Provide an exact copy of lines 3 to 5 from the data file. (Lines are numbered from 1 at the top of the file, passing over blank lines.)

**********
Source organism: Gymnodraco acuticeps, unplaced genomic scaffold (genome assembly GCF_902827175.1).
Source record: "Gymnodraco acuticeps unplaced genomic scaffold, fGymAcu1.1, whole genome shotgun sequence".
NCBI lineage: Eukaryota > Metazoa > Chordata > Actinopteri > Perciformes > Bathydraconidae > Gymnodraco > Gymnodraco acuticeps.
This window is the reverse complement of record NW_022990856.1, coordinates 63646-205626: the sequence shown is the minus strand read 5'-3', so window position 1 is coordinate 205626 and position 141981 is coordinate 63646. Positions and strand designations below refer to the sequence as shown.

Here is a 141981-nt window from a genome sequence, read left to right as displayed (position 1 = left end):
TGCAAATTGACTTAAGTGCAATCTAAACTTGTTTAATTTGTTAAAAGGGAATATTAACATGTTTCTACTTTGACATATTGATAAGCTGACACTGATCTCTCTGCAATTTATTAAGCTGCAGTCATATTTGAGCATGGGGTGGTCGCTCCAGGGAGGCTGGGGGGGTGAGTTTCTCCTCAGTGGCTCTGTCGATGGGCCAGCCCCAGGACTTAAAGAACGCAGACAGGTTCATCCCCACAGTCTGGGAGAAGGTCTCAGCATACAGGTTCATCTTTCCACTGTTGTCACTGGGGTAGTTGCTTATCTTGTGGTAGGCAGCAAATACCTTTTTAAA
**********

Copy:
NCBI lineage: Eukaryota > Metazoa > Chordata > Actinopteri > Perciformes > Bathydraconidae > Gymnodraco > Gymnodraco acuticeps.
This window is the reverse complement of record NW_022990856.1, coordinates 63646-205626: the sequence shown is the minus strand read 5'-3', so window position 1 is coordinate 205626 and position 141981 is coordinate 63646. Positions and strand designations below refer to the sequence as shown.

Here is a 141981-nt window from a genome sequence, read left to right as displayed (position 1 = left end):